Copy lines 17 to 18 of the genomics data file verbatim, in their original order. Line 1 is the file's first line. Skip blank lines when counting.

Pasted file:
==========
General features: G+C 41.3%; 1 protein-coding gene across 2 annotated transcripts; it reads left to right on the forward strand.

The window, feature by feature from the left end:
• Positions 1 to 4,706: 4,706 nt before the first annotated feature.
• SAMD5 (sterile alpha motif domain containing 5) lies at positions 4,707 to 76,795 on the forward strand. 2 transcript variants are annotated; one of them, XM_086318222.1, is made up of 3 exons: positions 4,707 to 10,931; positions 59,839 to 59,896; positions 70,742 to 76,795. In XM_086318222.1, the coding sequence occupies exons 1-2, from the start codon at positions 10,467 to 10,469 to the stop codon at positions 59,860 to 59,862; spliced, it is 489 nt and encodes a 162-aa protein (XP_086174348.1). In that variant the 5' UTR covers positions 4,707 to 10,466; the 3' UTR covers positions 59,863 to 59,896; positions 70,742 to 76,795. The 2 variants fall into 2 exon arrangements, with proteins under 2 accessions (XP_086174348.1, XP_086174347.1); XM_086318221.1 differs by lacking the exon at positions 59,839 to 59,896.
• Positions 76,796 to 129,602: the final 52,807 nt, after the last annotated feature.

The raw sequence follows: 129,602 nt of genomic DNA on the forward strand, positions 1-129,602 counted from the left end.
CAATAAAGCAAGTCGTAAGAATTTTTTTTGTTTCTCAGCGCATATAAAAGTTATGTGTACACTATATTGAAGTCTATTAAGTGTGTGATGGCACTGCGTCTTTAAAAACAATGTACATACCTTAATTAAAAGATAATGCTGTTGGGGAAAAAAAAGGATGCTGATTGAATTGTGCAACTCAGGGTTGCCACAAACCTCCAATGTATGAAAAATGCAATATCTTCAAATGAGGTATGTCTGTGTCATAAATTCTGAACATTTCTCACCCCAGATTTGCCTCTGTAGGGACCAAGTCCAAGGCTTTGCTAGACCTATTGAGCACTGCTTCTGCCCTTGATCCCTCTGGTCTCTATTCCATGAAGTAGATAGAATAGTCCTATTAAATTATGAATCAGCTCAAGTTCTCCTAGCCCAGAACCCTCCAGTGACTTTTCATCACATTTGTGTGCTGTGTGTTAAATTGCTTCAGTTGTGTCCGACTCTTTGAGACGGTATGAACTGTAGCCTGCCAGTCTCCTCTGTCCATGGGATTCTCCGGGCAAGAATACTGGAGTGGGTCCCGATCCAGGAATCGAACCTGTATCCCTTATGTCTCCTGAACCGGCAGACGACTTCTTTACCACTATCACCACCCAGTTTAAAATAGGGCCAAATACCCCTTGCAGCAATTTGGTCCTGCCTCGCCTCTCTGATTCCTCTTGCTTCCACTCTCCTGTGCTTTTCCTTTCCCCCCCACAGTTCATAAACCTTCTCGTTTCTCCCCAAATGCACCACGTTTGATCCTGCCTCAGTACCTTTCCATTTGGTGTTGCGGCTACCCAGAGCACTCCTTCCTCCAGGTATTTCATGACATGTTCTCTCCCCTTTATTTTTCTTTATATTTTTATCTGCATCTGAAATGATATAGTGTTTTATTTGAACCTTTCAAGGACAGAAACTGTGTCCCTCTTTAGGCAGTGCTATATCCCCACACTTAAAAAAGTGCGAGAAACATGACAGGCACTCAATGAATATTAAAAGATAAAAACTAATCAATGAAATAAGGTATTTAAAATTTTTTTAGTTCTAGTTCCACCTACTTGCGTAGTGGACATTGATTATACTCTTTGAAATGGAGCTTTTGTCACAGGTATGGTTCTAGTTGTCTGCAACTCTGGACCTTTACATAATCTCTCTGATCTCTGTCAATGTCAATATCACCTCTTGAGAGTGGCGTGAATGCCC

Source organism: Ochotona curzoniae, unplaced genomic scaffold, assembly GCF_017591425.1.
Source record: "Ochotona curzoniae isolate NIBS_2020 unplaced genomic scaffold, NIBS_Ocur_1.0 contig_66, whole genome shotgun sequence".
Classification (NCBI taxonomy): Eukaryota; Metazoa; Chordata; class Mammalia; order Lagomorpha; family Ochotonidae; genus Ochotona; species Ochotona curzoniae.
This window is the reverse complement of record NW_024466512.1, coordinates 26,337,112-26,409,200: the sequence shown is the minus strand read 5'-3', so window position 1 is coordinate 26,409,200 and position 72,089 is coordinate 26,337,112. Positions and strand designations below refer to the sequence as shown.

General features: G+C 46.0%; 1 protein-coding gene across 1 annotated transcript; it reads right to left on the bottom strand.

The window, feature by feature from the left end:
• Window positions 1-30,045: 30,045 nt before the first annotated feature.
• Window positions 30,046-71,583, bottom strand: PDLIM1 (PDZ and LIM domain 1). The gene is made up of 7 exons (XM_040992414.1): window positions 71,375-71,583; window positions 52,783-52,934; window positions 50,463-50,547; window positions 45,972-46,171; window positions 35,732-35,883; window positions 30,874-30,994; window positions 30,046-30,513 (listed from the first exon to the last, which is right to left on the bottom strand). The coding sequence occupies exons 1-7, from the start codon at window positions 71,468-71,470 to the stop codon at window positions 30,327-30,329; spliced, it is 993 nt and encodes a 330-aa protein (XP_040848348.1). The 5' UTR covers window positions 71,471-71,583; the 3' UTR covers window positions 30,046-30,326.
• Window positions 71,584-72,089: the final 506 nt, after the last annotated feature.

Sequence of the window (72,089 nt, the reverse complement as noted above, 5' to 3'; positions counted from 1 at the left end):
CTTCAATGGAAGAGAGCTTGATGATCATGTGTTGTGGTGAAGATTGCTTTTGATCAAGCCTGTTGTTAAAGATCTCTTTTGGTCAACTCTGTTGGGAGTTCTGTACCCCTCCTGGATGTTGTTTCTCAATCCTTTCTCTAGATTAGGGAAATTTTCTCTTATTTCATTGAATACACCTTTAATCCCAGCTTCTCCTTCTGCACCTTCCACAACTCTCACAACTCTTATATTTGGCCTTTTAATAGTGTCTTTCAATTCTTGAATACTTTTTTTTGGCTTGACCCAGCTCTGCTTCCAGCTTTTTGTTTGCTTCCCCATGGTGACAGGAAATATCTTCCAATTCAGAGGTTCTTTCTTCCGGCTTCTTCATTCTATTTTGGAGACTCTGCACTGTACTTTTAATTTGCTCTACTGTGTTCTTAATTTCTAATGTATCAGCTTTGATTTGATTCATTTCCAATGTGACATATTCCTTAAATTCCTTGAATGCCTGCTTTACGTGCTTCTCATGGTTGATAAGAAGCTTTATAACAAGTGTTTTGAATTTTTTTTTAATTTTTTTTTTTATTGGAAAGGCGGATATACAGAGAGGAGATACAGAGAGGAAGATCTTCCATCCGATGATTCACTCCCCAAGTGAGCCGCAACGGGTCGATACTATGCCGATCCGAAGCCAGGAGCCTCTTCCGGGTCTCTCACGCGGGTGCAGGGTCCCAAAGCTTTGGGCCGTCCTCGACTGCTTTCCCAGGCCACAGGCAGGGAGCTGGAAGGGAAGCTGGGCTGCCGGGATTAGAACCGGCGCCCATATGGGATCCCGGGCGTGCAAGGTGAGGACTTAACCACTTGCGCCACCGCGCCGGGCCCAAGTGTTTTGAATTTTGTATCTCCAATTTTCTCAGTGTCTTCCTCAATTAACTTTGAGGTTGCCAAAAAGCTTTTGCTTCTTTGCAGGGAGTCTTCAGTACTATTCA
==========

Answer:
Sequence of the window (72,089 nt, the reverse complement as noted above, 5' to 3'; positions counted from 1 at the left end):
CTTCAATGGAAGAGAGCTTGATGATCATGTGTTGTGGTGAAGATTGCTTTTGATCAAGCCTGTTGTTAAAGATCTCTTTTGGTCAACTCTGTTGGGAGTTCTGTACCCCTCCTGGATGTTGTTTCTCAATCCTTTCTCTAGATTAGGGAAATTTTCTCTTATTTCATTGAATACACCTTTAATCCCAGCTTCTCCTTCTGCACCTTCCACAACTCTCACAACTCTTATATTTGGCCTTTTAATAGTGTCTTTCAATTCTTGAATACTTTTTTTTGGCTTGACCCAGCTCTGCTTCCAGCTTTTTGTTTGCTTCCCCATGGTGACAGGAAATATCTTCCAATTCAGAGGTTCTTTCTTCCGGCTTCTTCATTCTATTTTGGAGACTCTGCACTGTACTTTTAATTTGCTCTACTGTGTTCTTAATTTCTAATGTATCAGCTTTGATTTGATTCATTTCCAATGTGACATATTCCTTAAATTCCTTGAATGCCTGCTTTACGTGCTTCTCATGGTTGATAAGAAGCTTTATAACAAGTGTTTTGAATTTTTTTTTAATTTTTTTTTTTATTGGAAAGGCGGATATACAGAGAGGAGATACAGAGAGGAAGATCTTCCATCCGATGATTCACTCCCCAAGTGAGCCGCAACGGGTCGATACTATGCCGATCCGAAGCCAGGAGCCTCTTCCGGGTCTCTCACGCGGGTGCAGGGTCCCAAAGCTTTGGGCCGTCCTCGACTGCTTTCCCAGGCCACAGGCAGGGAGCTGGAAGGGAAGCTGGGCTGCCGGGATTAGAACCGGCGCCCATATGGGATCCCGGGCGTGCAAGGTGAGGACTTAACCACTTGCGCCACCGCGCCGGGCCCAAGTGTTTTGAATTTTGTATCTCCAATTTTCTCAGTGTCTTCCTCAATTAACTTTGAGGTTGCCAAAAAGCTTTTGCTTCTTTGCAGGGAGTCTTCAGTACTATTCA